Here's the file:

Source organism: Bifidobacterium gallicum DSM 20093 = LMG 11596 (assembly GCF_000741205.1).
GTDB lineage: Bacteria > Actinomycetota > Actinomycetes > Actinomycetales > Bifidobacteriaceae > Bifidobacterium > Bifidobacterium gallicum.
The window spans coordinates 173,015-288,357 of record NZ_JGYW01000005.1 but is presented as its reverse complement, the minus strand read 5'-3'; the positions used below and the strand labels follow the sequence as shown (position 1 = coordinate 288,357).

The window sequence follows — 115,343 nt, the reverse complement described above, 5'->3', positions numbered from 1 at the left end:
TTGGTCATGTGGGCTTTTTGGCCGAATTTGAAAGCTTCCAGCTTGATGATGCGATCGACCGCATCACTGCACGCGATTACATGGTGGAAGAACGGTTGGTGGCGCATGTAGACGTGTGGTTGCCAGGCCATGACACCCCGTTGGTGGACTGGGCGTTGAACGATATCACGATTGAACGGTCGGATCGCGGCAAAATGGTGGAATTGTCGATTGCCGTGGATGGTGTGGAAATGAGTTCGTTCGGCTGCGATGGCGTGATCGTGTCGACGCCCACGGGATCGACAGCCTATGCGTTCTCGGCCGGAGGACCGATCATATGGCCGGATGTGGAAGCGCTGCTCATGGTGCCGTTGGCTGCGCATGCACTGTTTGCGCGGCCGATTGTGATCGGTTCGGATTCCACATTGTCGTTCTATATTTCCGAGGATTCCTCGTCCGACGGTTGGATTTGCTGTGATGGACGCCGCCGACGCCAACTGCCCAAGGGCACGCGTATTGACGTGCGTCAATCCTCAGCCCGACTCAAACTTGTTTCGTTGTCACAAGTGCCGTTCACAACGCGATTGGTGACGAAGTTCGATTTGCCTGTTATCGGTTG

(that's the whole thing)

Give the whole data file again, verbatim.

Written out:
Source organism: Bifidobacterium gallicum DSM 20093 = LMG 11596 (assembly GCF_000741205.1).
GTDB lineage: Bacteria > Actinomycetota > Actinomycetes > Actinomycetales > Bifidobacteriaceae > Bifidobacterium > Bifidobacterium gallicum.
The window spans coordinates 173,015-288,357 of record NZ_JGYW01000005.1 but is presented as its reverse complement, the minus strand read 5'-3'; the positions used below and the strand labels follow the sequence as shown (position 1 = coordinate 288,357).

The window sequence follows — 115,343 nt, the reverse complement described above, 5'->3', positions numbered from 1 at the left end:
TTGGTCATGTGGGCTTTTTGGCCGAATTTGAAAGCTTCCAGCTTGATGATGCGATCGACCGCATCACTGCACGCGATTACATGGTGGAAGAACGGTTGGTGGCGCATGTAGACGTGTGGTTGCCAGGCCATGACACCCCGTTGGTGGACTGGGCGTTGAACGATATCACGATTGAACGGTCGGATCGCGGCAAAATGGTGGAATTGTCGATTGCCGTGGATGGTGTGGAAATGAGTTCGTTCGGCTGCGATGGCGTGATCGTGTCGACGCCCACGGGATCGACAGCCTATGCGTTCTCGGCCGGAGGACCGATCATATGGCCGGATGTGGAAGCGCTGCTCATGGTGCCGTTGGCTGCGCATGCACTGTTTGCGCGGCCGATTGTGATCGGTTCGGATTCCACATTGTCGTTCTATATTTCCGAGGATTCCTCGTCCGACGGTTGGATTTGCTGTGATGGACGCCGCCGACGCCAACTGCCCAAGGGCACGCGTATTGACGTGCGTCAATCCTCAGCCCGACTCAAACTTGTTTCGTTGTCACAAGTGCCGTTCACAACGCGATTGGTGACGAAGTTCGATTTGCCTGTTATCGGTTG